This looks startlingly like Memory, a game I hate with a passion. I still need it, for reasons.
Noise Marines are Chaos Space Marine foot soldiers deeply dedicated to the Chaos God Slaanesh who are most commonly found in the Emperor’s Children Traitor Legion, but also in other Slaanesh-devoted Chaos Space Marine warbands such as theFlawless Host. Their trademark is the use of devastating sonic weaponry that confuses and demoralizes enemy forces in a wild show of “deafeningly loud, psycho-sonically and pyrotechnically explosive attacks.”
The Noise Marines were inspired by a song with the same name, by British rockers D-rok. Their only album was released under GW:s record label Warhammer Records.
No matter how cool you think they are, remember where your Slaaneshi fire support troops come from. Sleaze rock.
Now I’ve got the song stuck in my head. Please get it out. Get it out get it out GET IT AAAAAGH-
You should read this book. You owe it to yourself. 100 people who make their living creating a variety of gaming products, each of them writing about their favourite game of all time.
I’ll give you a taste of the names that are in there.
A foreword by Reiner Knizia. Richard Garfield on Dungeons and Dragons. Gav Thorpe on Hammer of the Scots. Jack Emmert on Warhammer 40,000. Gary Gygax on Metamorphosis Alpha.
I only have two caveats. Let’s get them out of the way.
Depending on the writer, the prose does get a bit dry and/or flowery at times. And of course, every essay is a shameless celebration of the game in question.
The writers, however, are sufficiently different in style from the next, so nothing feels repeated. And the games covered span a variety of genres – you’re certain to find anecdotes about something you’ve played and loved in the past. I, for one, have fond memories of Brittania, which I have played exactly twice. That was fifteen years ago, but now I’m longing to pick up the new edition and get a game together.
Nostalgia, however, is a powerful and dangerous vice. And this tome – clocking in at some 400 pages – is sure to introduce you to some new games as well. The editor, James Lowder, has done a great job at showing the depth and breadth of the creativity inherent to our hobby (he’s also responsible for a brand new companion piece about family games).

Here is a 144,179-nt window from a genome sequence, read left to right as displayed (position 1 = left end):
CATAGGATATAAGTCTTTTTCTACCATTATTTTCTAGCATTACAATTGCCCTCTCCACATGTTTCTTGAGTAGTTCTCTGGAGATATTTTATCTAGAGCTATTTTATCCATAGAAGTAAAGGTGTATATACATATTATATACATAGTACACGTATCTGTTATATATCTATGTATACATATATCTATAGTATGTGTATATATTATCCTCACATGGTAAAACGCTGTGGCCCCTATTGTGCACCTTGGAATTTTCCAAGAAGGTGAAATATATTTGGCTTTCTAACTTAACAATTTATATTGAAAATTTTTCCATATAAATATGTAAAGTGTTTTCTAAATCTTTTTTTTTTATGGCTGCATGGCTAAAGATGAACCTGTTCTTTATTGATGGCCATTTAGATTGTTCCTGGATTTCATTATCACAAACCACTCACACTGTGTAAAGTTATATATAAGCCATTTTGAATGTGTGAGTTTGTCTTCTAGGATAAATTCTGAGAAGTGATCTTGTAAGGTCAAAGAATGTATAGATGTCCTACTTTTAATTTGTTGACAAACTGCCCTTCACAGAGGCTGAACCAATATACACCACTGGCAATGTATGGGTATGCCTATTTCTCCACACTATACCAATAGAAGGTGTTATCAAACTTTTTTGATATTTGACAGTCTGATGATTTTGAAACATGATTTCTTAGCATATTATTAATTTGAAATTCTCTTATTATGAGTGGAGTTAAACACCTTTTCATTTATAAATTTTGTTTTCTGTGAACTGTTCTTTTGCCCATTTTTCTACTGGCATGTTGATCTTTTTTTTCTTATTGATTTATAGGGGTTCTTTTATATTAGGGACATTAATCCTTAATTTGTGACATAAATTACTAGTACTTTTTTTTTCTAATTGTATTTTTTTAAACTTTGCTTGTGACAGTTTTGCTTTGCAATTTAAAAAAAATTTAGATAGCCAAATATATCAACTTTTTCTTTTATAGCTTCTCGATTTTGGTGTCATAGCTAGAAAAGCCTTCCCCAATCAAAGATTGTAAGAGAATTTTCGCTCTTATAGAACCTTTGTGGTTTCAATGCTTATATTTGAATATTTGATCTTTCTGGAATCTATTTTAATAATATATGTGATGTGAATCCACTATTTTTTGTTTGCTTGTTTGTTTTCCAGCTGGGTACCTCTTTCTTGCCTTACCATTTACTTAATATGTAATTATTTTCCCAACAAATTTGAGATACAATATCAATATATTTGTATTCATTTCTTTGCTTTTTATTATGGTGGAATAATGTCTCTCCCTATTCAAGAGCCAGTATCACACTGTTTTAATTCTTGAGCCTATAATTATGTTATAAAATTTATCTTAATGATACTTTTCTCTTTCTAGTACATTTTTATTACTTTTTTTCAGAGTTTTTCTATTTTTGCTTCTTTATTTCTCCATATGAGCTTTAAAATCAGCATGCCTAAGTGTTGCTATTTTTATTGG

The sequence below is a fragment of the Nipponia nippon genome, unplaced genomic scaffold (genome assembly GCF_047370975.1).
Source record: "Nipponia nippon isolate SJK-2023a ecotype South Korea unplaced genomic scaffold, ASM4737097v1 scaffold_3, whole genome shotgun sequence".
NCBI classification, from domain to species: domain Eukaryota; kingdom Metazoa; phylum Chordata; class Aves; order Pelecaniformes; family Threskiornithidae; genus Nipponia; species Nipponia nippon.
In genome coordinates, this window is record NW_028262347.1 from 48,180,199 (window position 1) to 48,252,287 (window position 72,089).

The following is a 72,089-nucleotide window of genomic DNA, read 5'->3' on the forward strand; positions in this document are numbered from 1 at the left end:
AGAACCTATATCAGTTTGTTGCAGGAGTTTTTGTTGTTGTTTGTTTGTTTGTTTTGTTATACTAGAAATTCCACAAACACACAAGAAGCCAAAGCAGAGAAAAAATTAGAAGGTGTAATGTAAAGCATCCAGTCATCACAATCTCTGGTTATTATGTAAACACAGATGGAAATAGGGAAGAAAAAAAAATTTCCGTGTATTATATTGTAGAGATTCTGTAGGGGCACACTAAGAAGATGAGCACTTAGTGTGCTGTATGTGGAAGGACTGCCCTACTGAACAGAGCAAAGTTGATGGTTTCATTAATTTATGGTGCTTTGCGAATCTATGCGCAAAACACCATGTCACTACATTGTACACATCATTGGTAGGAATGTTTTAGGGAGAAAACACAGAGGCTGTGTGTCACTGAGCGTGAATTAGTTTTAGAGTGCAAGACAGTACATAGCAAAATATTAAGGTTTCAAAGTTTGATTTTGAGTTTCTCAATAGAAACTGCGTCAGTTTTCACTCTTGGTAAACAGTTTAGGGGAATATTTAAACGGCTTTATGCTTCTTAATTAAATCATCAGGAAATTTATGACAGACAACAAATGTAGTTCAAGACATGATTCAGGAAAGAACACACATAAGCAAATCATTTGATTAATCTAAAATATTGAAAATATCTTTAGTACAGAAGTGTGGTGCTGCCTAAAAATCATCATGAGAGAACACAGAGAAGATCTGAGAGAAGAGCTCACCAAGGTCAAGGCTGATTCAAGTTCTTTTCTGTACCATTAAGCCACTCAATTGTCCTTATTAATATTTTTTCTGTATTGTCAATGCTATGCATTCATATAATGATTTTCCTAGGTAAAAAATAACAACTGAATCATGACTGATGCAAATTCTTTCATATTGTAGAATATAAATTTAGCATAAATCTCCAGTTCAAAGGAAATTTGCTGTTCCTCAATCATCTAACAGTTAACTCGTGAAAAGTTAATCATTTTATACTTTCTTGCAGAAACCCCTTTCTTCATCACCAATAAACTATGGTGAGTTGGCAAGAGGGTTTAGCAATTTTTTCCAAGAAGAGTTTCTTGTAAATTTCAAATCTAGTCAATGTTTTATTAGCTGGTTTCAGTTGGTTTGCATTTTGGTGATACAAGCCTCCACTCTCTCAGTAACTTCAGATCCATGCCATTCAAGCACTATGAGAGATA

The book fits perfect as a piecemeal read. Since the essays are short (three or four pages, at most) you can read them whenever you have a little time, on the way to work, before falling asleep, while waiting for the ink wash to dry.
Hobby Games, The 100 Best was published by Green Ronin in 2007, and can be bought from their webstore. A European alternative is Leisure Games, where I got my copy. I bet Amazon has it too.
As a bonus teaser, check out Matt Tarbit’s visual companion, with all the games’ covers.
This post is nearly two years old, but the book is still as good as when I wrote the review.
This is my Warlord: Ordo Malleus Inquisitor Sebastian Krom, the Purge of Garrox Secundus and all sorts of awesome fluff I have yet to come up with.
It’s also my first try at lightning effects, which didn’t turn out as terrible as I feared it would.
Jonathan made a cool Inquisitor over at Stockholm Warpaint. Love how it’s such a complete kit bash 🙂
Here’s an old post, showing a WIP of those award-winning Dark Eldar Warriors 🙂
Here’s my first squad of 10 Kabalite warriors. Nothing special, but I’m amazed how well this and all the other Dark Eldar kits assemble. After scraping off the mold lines, the only thing that needs filling are their shoulder pads. All the detail is splendid. I’ve only converted an arm or two, and used one of the Raider passengers for the Dark Lance specialist. Even so the entire squad feels like it has personality. I’ve never felt that when assembling any other 40k squad without heavy modification.
The last image is a close-up of the Sybarite – and today’s lesson. When assembling models, always plan a little, and check the lines created by arms, weapons, everything. See how her hair follows the same flowing line as the chain and tassle on the banner pole? That line is continued by the pistol in the other direction, and is reinforced by her slight forward lean. The sword arm, however, breaks the line and creates a bit of tension in the pose. That, my friends, makes a dynamic figure. Posing things with their arms in the air doesn’t.
Don’t forget stuff like this. Composition is important.
A wee bit of something I cobbled together from my bitz box.
Miscellaneous xenos from the Warhammer 40,000 6th Edition core rulebook. I like the little Hrud with his musket, and there’s a Tarellian Dog-Soldier on the right.
There’s also a zoat, an ambull and what could very well be a slann! Anyone else recognise the others?